Heidi Shierholz, Economic Policy Institute, Harry discussed on Morning Edition


As we were talking about a little bit ago. Right now, More than 30 million people are trying to figure out how to pay their bills without the extra $600 a week that Washington was paying them. But as marketplaces Samantha Field reports, some unemployed people never got that money in the first place or any other unemployment benefits, even though they are eligible. Harry my circle. It's tried to file for unemployment this spring in Wisconsin when he lost his job as a painter. I tried and tried and tried to call and Chlo and called in said on the phone for hours and hours and hours on hold and never got through that nobody After a while, he got so discouraged that he gave up. I just got tired of being on her own list into that stupid music. Going nowhere. Nobody ever answers you're on hold next available operator will come true. Never comes. When you have that experience over and over and over again, I actually conceived why somebody would just say Forget it and give up. Heidi Shierholz of the Economic Policy Institute says there's no way to know how many people have given up on trying to file for unemployment. But what we know is it's still a big problem. Another big problem is that a lot of people don't know they can apply for unemployment. There's just so much confusion Annalise Cougars with the Brookings Institution, and she says often, people don't even think they're eligible. I think a lot of people that work part time or who worked, for example, is tipped workers. They might just assume that they're not gonna hold by. But the cares act expanded eligibility for unemployment, so they probably would A lot of people who have been going without benefits for months are barely getting by Harry my circle. It's fell behind on rent almost immediately back in April and almost everything else to him behind on my electric and gas on behind on my phone and Food. I'm just hanging in. There have been going to food pantries and so forth and stuff like that. Heidi Shierholz of the Economic Policy Institute says people in my circle with his position should not give up on trying to get unemployment. Even if it's been months, she says. As long as you can show, I lost my job at this time due to the pandemic, you get benefits. For all the intervening weeks. You get your benefits back to when you lost your bell. And for a lot of people, that could mean many thousands of dollars. I'm Samantha Fields for marketplace.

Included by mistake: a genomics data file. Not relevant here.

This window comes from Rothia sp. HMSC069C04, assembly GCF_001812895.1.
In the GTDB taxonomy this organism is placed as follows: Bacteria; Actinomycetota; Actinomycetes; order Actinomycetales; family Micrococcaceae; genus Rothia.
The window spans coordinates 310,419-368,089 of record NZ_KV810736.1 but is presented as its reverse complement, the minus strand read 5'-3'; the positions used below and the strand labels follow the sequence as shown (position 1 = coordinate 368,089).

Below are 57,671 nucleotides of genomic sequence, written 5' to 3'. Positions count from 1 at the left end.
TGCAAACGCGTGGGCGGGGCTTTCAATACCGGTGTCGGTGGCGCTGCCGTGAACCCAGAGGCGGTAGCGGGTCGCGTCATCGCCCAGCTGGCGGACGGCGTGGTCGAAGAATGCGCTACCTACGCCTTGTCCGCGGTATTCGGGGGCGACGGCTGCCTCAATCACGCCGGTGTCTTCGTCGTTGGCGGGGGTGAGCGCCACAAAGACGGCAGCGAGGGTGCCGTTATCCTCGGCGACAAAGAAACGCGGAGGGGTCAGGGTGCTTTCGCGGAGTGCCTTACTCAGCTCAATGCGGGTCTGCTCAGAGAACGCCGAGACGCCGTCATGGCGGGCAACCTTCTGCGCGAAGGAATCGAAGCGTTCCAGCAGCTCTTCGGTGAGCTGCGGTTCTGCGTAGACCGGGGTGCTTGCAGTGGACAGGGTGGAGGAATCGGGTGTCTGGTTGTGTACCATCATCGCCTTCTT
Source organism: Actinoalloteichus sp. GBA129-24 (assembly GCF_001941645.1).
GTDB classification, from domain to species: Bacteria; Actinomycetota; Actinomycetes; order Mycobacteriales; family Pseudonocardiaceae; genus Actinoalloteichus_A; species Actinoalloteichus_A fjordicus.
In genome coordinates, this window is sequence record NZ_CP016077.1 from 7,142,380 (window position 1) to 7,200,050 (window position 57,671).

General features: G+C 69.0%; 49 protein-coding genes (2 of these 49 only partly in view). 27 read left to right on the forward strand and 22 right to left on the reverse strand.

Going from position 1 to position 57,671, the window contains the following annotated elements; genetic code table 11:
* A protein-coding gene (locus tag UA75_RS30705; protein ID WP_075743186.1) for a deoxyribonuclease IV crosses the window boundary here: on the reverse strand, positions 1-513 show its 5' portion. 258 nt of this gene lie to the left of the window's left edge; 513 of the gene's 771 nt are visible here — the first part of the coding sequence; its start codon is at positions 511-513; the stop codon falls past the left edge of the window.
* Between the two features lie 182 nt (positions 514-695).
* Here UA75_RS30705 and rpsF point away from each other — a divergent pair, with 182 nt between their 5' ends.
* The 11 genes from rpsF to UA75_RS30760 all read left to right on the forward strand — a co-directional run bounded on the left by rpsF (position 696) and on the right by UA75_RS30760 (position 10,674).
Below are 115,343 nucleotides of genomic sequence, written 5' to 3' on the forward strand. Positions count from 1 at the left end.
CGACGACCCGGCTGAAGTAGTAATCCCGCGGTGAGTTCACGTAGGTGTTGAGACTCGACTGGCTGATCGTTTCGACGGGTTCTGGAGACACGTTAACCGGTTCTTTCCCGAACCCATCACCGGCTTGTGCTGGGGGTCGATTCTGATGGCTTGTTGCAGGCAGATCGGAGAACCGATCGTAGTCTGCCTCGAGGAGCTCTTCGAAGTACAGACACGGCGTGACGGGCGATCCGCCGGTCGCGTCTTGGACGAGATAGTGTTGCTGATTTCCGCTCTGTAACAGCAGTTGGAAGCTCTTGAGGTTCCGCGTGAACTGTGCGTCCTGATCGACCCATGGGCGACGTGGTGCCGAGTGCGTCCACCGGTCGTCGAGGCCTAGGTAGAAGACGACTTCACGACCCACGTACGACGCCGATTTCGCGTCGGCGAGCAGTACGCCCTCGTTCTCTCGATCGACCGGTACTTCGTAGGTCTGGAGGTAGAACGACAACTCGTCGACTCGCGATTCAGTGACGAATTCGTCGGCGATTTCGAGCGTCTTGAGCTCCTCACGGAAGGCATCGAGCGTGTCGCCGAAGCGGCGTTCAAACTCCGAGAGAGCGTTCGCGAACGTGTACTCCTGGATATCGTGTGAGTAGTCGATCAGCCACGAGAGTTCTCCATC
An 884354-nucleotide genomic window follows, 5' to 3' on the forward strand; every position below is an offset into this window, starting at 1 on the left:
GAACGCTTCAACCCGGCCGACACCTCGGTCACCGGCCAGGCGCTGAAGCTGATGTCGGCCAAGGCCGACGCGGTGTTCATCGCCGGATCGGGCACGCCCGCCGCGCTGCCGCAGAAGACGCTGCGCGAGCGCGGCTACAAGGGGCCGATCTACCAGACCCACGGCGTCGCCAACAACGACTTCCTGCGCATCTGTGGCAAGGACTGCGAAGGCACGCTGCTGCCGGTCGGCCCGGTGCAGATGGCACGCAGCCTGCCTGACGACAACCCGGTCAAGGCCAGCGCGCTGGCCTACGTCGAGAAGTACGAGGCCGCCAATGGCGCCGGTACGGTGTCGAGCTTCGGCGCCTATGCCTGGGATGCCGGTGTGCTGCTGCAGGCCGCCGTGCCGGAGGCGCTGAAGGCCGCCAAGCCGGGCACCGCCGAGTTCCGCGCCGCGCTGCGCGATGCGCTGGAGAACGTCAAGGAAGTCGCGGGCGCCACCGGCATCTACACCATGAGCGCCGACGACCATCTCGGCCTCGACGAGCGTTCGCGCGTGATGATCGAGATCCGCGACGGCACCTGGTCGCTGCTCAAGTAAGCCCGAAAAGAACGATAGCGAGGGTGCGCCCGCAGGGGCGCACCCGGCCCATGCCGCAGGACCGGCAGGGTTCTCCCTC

Coming up next